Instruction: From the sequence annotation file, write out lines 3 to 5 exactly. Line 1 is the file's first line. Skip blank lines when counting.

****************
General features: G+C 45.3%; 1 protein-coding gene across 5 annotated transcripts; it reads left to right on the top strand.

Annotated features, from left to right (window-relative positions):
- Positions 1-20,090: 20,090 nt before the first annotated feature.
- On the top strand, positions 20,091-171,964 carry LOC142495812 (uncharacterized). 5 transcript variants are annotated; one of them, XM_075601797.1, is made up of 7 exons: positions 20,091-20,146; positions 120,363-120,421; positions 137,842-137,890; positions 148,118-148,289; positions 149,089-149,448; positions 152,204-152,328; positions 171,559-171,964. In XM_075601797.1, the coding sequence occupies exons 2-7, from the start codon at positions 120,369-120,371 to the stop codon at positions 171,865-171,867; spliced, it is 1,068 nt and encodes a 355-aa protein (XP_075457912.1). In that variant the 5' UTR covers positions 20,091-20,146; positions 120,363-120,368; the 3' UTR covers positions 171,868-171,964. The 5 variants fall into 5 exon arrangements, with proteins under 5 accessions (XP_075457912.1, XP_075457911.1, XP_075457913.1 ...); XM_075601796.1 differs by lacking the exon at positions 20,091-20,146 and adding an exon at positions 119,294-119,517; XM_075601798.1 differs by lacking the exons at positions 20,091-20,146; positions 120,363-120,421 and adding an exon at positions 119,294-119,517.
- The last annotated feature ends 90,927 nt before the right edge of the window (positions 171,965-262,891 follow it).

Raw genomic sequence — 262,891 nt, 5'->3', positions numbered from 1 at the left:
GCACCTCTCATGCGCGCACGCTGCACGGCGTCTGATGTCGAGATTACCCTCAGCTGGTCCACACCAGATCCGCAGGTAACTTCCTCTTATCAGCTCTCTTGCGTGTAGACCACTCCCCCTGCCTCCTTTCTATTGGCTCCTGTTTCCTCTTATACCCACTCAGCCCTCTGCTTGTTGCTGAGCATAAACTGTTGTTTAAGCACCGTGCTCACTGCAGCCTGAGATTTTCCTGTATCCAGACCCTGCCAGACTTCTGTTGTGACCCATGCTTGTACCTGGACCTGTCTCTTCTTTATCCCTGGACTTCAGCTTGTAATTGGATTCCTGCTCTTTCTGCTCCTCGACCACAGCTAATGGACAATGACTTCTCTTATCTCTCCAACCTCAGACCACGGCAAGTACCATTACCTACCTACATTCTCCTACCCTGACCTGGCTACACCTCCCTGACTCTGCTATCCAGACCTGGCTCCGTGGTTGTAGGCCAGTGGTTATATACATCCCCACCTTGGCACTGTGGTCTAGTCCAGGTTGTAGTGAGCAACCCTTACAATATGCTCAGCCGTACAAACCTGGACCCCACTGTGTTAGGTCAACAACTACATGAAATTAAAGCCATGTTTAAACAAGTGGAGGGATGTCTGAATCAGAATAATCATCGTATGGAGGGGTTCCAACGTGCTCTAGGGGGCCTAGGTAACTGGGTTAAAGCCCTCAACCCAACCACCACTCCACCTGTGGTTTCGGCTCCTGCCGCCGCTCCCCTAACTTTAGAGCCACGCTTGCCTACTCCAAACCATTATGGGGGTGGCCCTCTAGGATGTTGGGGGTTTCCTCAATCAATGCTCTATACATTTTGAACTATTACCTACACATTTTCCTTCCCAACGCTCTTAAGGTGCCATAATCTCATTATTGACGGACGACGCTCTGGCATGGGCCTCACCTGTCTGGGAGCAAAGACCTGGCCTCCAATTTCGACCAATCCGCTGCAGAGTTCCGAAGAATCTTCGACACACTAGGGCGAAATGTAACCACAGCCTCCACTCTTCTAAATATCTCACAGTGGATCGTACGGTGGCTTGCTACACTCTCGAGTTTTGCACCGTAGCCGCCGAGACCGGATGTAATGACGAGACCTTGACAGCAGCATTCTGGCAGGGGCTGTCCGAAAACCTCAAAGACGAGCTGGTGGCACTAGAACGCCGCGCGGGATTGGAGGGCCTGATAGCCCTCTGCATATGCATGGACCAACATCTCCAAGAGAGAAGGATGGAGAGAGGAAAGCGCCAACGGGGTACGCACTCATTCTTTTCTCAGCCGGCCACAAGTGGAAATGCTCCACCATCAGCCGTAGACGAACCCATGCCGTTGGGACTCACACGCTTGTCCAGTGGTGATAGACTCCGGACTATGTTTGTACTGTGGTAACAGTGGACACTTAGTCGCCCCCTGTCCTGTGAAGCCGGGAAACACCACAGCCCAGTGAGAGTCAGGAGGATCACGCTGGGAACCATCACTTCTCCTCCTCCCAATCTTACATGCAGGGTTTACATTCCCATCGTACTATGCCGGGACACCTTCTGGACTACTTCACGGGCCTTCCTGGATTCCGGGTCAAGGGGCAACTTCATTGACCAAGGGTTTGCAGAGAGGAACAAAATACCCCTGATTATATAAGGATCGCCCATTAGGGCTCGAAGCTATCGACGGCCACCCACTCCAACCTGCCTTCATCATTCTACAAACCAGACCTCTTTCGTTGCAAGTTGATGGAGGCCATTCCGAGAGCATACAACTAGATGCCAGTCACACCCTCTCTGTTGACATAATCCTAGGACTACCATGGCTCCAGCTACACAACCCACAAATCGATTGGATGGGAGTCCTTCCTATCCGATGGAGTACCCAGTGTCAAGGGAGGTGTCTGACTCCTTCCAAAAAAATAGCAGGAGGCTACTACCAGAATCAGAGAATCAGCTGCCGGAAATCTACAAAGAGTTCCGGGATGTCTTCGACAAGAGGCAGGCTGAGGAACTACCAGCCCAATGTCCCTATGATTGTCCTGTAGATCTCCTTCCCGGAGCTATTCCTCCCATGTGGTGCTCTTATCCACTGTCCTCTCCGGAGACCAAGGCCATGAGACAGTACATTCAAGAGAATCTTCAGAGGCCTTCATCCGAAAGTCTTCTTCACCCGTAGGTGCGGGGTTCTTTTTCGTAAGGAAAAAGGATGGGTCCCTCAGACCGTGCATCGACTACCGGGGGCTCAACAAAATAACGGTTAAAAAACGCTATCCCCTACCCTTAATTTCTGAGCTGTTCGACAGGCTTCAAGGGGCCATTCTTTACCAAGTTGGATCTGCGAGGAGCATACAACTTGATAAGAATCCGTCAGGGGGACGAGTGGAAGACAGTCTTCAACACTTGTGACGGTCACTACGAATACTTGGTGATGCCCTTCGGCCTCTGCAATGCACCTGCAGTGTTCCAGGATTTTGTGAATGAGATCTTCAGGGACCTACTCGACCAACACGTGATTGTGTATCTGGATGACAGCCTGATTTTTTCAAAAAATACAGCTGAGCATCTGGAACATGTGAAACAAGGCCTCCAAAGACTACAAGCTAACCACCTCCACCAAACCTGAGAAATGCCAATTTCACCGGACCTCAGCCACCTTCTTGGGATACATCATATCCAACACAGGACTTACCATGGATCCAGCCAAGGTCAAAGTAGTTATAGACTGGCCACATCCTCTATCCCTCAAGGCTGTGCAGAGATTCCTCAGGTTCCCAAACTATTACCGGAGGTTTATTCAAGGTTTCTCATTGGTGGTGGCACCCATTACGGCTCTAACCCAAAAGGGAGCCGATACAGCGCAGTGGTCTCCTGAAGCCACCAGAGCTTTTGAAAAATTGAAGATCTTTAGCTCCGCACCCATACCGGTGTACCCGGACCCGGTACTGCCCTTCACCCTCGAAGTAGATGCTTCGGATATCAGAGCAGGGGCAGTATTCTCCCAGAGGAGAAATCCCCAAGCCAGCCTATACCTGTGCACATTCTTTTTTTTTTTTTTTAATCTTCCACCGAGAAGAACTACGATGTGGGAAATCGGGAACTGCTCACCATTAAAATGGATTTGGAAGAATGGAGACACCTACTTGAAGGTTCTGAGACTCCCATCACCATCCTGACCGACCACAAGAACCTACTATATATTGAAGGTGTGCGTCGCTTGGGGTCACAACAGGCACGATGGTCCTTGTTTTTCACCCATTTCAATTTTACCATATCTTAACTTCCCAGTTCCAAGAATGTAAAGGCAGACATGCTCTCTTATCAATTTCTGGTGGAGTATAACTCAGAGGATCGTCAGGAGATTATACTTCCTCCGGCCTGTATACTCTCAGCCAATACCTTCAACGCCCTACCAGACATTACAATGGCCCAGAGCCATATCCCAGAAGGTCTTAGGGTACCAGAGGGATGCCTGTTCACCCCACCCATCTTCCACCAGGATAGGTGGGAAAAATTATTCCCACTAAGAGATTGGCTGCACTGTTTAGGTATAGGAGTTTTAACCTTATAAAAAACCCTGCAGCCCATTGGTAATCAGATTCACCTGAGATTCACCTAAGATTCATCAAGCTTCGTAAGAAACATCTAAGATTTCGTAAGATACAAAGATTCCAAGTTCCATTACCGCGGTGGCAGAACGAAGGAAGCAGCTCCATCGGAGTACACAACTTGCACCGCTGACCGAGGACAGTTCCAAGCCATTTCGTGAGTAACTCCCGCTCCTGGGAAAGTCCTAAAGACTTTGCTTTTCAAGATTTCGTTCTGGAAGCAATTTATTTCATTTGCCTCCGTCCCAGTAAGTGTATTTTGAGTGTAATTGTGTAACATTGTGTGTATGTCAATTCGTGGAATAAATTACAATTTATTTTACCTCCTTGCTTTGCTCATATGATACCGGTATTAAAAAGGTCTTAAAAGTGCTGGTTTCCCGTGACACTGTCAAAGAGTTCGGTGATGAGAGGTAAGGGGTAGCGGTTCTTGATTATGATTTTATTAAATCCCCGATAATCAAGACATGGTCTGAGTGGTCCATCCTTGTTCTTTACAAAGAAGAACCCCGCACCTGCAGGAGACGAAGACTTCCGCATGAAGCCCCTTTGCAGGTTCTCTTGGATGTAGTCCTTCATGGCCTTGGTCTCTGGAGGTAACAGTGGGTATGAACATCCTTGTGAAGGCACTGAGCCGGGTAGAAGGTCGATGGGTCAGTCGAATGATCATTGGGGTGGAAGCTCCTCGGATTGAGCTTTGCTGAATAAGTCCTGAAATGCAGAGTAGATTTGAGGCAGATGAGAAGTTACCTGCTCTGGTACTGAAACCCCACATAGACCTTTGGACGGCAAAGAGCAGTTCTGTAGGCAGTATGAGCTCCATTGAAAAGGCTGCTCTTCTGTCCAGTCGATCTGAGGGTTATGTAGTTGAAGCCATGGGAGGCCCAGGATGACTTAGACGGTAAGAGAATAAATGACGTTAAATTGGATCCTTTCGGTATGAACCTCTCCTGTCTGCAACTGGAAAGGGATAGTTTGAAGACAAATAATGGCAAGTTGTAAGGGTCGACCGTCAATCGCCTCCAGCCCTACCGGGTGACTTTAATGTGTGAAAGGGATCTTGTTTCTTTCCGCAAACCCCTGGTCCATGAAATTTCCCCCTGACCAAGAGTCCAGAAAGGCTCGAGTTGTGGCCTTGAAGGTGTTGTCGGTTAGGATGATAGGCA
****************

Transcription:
- Positions 1-20,090: 20,090 nt before the first annotated feature.
- On the top strand, positions 20,091-171,964 carry LOC142495812 (uncharacterized). 5 transcript variants are annotated; one of them, XM_075601797.1, is made up of 7 exons: positions 20,091-20,146; positions 120,363-120,421; positions 137,842-137,890; positions 148,118-148,289; positions 149,089-149,448; positions 152,204-152,328; positions 171,559-171,964. In XM_075601797.1, the coding sequence occupies exons 2-7, from the start codon at positions 120,369-120,371 to the stop codon at positions 171,865-171,867; spliced, it is 1,068 nt and encodes a 355-aa protein (XP_075457912.1). In that variant the 5' UTR covers positions 20,091-20,146; positions 120,363-120,368; the 3' UTR covers positions 171,868-171,964. The 5 variants fall into 5 exon arrangements, with proteins under 5 accessions (XP_075457912.1, XP_075457911.1, XP_075457913.1 ...); XM_075601796.1 differs by lacking the exon at positions 20,091-20,146 and adding an exon at positions 119,294-119,517; XM_075601798.1 differs by lacking the exons at positions 20,091-20,146; positions 120,363-120,421 and adding an exon at positions 119,294-119,517.
- The last annotated feature ends 90,927 nt before the right edge of the window (positions 171,965-262,891 follow it).